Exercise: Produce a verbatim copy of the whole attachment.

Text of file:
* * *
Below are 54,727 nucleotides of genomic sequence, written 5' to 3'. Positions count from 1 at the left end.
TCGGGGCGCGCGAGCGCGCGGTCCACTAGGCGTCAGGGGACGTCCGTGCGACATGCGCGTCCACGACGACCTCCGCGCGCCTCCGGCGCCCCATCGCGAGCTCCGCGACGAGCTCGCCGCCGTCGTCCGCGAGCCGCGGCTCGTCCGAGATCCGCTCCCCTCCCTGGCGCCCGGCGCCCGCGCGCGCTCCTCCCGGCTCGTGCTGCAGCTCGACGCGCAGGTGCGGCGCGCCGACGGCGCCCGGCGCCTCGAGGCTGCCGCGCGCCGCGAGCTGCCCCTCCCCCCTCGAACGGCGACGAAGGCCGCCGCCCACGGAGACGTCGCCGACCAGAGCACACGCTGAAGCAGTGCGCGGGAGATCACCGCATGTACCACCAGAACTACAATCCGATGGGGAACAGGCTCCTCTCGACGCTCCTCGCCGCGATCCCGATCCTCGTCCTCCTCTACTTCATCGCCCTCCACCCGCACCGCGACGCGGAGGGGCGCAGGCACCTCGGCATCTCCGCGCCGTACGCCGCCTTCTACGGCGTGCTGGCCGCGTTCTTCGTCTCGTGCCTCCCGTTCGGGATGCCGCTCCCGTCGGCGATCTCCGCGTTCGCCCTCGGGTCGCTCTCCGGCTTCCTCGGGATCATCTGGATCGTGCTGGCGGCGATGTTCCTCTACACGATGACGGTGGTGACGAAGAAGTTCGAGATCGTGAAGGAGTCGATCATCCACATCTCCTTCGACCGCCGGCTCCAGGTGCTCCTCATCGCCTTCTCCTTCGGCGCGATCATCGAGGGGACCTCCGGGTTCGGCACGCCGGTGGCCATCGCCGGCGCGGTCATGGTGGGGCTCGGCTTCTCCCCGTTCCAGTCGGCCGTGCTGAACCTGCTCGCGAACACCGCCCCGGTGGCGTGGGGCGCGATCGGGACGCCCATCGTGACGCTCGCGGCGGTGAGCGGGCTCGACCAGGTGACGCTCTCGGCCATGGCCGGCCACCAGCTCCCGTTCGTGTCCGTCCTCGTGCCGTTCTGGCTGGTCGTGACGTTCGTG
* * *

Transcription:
Below are 54,727 nucleotides of genomic sequence, written 5' to 3'. Positions count from 1 at the left end.
TCGGGGCGCGCGAGCGCGCGGTCCACTAGGCGTCAGGGGACGTCCGTGCGACATGCGCGTCCACGACGACCTCCGCGCGCCTCCGGCGCCCCATCGCGAGCTCCGCGACGAGCTCGCCGCCGTCGTCCGCGAGCCGCGGCTCGTCCGAGATCCGCTCCCCTCCCTGGCGCCCGGCGCCCGCGCGCGCTCCTCCCGGCTCGTGCTGCAGCTCGACGCGCAGGTGCGGCGCGCCGACGGCGCCCGGCGCCTCGAGGCTGCCGCGCGCCGCGAGCTGCCCCTCCCCCCTCGAACGGCGACGAAGGCCGCCGCCCACGGAGACGTCGCCGACCAGAGCACACGCTGAAGCAGTGCGCGGGAGATCACCGCATGTACCACCAGAACTACAATCCGATGGGGAACAGGCTCCTCTCGACGCTCCTCGCCGCGATCCCGATCCTCGTCCTCCTCTACTTCATCGCCCTCCACCCGCACCGCGACGCGGAGGGGCGCAGGCACCTCGGCATCTCCGCGCCGTACGCCGCCTTCTACGGCGTGCTGGCCGCGTTCTTCGTCTCGTGCCTCCCGTTCGGGATGCCGCTCCCGTCGGCGATCTCCGCGTTCGCCCTCGGGTCGCTCTCCGGCTTCCTCGGGATCATCTGGATCGTGCTGGCGGCGATGTTCCTCTACACGATGACGGTGGTGACGAAGAAGTTCGAGATCGTGAAGGAGTCGATCATCCACATCTCCTTCGACCGCCGGCTCCAGGTGCTCCTCATCGCCTTCTCCTTCGGCGCGATCATCGAGGGGACCTCCGGGTTCGGCACGCCGGTGGCCATCGCCGGCGCGGTCATGGTGGGGCTCGGCTTCTCCCCGTTCCAGTCGGCCGTGCTGAACCTGCTCGCGAACACCGCCCCGGTGGCGTGGGGCGCGATCGGGACGCCCATCGTGACGCTCGCGGCGGTGAGCGGGCTCGACCAGGTGACGCTCTCGGCCATGGCCGGCCACCAGCTCCCGTTCGTGTCCGTCCTCGTGCCGTTCTGGCTGGTCGTGACGTTCGTG